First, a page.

Anti-CD20 mAbs were developed in the late 1980s and in the 1990s for the treatment ofnon-Hodgkin's lymphoma of B-cell origin. Rituximab (MabThera®,Rituxan®; Roche, Basel, Switzerland) was licensed for the treatmentof follicular lymphoma in 1997/98 and later for diffuse large non-Hodgkin's lymphoma andchronic lymphocytic leukaemia. In 2006 rituximab was licensed for the treatment ofrheumatoid arthritis (RA). Rituximab is also used off-license for the treatment of otherB-cell malignant diseases, in transplantation and for the treatment of a variety ofother autoimmune diseases, predominantly diseases associated with the presence ofautoantibodies. Various other therapeutic anti-CD20 mAbs are either available on themarket (Ofatumumab-Arzerra®; GlaxoSmithKlein, UK-licensed for thetreatment of chronic lymphocytic leukaemia), undergoing clinical trials or underdevelopment [15].

The CD20 antigen is expressed by the majority of cells in the B-lymphocyte lineage, butnot by haematopoietic stem cells, the earliest B-cell precursors (pro-B cells) orterminally differentiated plasmablasts and plasma cells (Figure 1). The CD20 molecule is a transmembrane protein thought to function as acalcium channel and to be involved in B-cell activation and proliferation. A recent casereport of a patient with CD20 deficiency suggested a role in T-cell-independent antibody responses[16].

Because haematopoietic stem cells are not directly depleted by anti-CD20 antibodies, onecourse of treatment with rituximab is followed by B-cell repopulation of the peripheralblood starting usually within 6 to 9 months-but it can take several months or even yearsfor total B-cell numbers in the peripheral blood to recover to pretreatment levels.Repopulation occurs mainly with naïve B cells, with increased frequency and numbersof transitional B cells similar to that seen after bone marrow transplantation [14, 17]. The time at which B-cell repopulation of the peripheral blood starts isprobably determined by the extent of earlier depletion, drug clearance and the capacityof the bone marrow to regenerate. Variability in time to repopulation in primate animalmodels did not seem to be dose dependent [18]. Factors influencing B-cell precursor formation in humans are poorlyunderstood, as are factors that determine to what extent a fully functional B-cellrepertoire is regenerated and how long it takes. Whether age or other individualcharacteristics influence repopulation is not known [19, 20].

The fact that plasma cells are also not directly depleted by anti-CD20 antibodiesexplains why, in the majority of patients, serum total immunoglobulin levels remainwithin the normal range after treatment with one course of rituximab. Several studieshave shown that serum levels of several autoantibodies decrease after treatment withrituximab (although they do not usually become undetectable) and do so proportionallymore than total immunoglobulin levels or anti-microbial antibodies [2123]. This observation suggests that these auto-antibodies are produced byproportionally more short-lived plasma cells and therefore are more dependent on theformation of new plasma cells, which is interrupted by B-cell depletion [23].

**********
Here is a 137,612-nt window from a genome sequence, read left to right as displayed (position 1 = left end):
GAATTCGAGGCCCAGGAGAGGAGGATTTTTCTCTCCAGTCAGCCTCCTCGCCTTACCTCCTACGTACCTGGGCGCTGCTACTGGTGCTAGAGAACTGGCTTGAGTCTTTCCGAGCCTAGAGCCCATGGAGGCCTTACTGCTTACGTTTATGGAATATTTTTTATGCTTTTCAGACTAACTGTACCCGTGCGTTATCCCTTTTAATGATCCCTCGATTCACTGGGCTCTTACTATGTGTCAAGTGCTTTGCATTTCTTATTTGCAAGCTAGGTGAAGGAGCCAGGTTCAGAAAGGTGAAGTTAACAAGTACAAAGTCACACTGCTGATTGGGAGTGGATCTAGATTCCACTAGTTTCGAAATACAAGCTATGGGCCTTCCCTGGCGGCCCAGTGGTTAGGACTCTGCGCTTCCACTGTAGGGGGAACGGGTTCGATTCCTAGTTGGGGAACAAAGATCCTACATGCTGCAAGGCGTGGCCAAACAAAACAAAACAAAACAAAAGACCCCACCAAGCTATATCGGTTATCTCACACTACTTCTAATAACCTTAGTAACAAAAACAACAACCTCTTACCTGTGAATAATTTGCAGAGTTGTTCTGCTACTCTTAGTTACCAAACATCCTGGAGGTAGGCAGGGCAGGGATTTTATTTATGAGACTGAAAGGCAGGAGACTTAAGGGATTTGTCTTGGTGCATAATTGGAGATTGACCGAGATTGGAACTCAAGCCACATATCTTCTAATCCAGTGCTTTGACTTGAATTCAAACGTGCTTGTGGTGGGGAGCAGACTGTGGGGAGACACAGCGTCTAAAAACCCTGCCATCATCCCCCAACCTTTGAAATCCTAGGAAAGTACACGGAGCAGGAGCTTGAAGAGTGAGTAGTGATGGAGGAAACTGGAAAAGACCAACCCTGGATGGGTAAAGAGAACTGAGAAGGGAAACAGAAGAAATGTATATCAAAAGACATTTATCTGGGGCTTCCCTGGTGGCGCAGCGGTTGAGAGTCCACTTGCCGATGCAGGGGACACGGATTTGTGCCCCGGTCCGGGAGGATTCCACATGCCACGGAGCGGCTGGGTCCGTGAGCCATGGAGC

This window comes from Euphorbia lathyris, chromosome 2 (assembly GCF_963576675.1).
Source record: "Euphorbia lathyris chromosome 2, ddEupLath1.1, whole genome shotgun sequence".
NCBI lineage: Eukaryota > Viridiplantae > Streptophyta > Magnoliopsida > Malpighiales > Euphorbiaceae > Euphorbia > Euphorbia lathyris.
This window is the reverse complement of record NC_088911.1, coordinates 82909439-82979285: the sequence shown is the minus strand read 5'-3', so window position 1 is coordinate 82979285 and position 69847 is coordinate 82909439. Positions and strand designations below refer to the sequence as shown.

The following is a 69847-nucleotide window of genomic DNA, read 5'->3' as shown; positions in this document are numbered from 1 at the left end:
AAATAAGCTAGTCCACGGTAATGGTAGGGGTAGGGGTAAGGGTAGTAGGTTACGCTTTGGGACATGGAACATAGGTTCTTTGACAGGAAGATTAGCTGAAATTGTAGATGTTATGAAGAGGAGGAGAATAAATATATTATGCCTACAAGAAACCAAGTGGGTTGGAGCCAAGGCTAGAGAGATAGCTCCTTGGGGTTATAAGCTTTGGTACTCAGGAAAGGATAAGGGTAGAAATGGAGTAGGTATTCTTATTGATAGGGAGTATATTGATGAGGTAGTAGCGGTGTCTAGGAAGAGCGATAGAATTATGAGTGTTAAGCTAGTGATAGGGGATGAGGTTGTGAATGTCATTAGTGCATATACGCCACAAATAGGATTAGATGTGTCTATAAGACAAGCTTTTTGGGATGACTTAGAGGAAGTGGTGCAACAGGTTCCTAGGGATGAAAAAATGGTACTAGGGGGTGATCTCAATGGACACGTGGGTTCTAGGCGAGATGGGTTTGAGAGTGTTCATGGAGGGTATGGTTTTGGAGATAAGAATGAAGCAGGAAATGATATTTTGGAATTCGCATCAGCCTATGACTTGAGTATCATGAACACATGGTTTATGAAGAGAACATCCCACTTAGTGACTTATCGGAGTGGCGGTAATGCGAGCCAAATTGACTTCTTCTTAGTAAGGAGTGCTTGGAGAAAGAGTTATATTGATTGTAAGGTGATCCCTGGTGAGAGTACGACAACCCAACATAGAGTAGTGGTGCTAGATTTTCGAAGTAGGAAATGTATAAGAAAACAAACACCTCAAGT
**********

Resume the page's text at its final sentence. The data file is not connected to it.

Treatment with rituximab is associated with major depletion of normal B cells invivo. Depletion in the peripheral blood is frequently higher than 99% butdepletion in other tissues has been less well studied, with several studies documentingthat depletion in solid tissues with rituximab is frequently not complete and can showconsiderable variation between individuals. In vitro, rituximab depletesmalignant B cells by antibody-dependent cellular cytotoxicity, complement-mediatedcytotoxicity and induction of apoptosis. In vivo, rituximab is thought to actmainly by inducing antibody-dependent cellular cytotoxicity with activation ofcomplement also contributing [24]. One of the consistent findings in several of the animal and earlier humanstudies is the variability of depletion seen with anti-CD20 mAbs in differentindividuals even when treated with the same dose [18, 25, 26]. Interestingly, depletion in the same individual tends to be consistent indifferent tissues, suggesting that individual characteristics are important.

Resistance to depletion with anti-CD20 monoclonal antibodies

Because depletion is achieved by binding of the mAbs to the cell surface CD20 molecules,the final extent of depletion will necessarily depend on the relationship between totalnumber of B cells and total dose of rituximab administered, on accessibility of the drugand effector immune cells to the tissues where B cells are located, on intrinsic orextrinsic factors that may influence B-cell survival and on the efficacy of recruitedhost immune mechanisms responsible for depletion.

Former small dose-ranging studies in lymphoma and in animal models have shown that Bcells in the peripheral blood are readily killed by anti-CD20 antibodies but that higherdoses and higher serum levels are needed for depletion in extravascular sites [18, 24, 25].

Factors influencing antigen and effector modulation are thought to be important indetermining the final extent of depletion achieved (Table 1) [18, 27, 28]. Antigen modulation refers to antigen endocytosis/modulation after binding tothe antibody. Contrary to what was originally thought, this can be seen with the CD20molecule after binding with certain anti-CD20 antibodies including rituximab [29]. This can lead to less recruitment of Fcγ receptors on effector immunecells and to decreased serum drug levels. Effector modulation refers to genetic andacquired mechanisms that can enhance or diminish effector immune cell function andtherefore influence the extent of depletion. For example, a Fcγ receptor IIIapolymorphism that can influence affinity for IgG has been associated with clinicalresponse in lymphoma [28]. Profound complement depletion as seen during treatment of chroniclymphocytic leukaemia with rituximab can be a limiting factor for further depletion [28].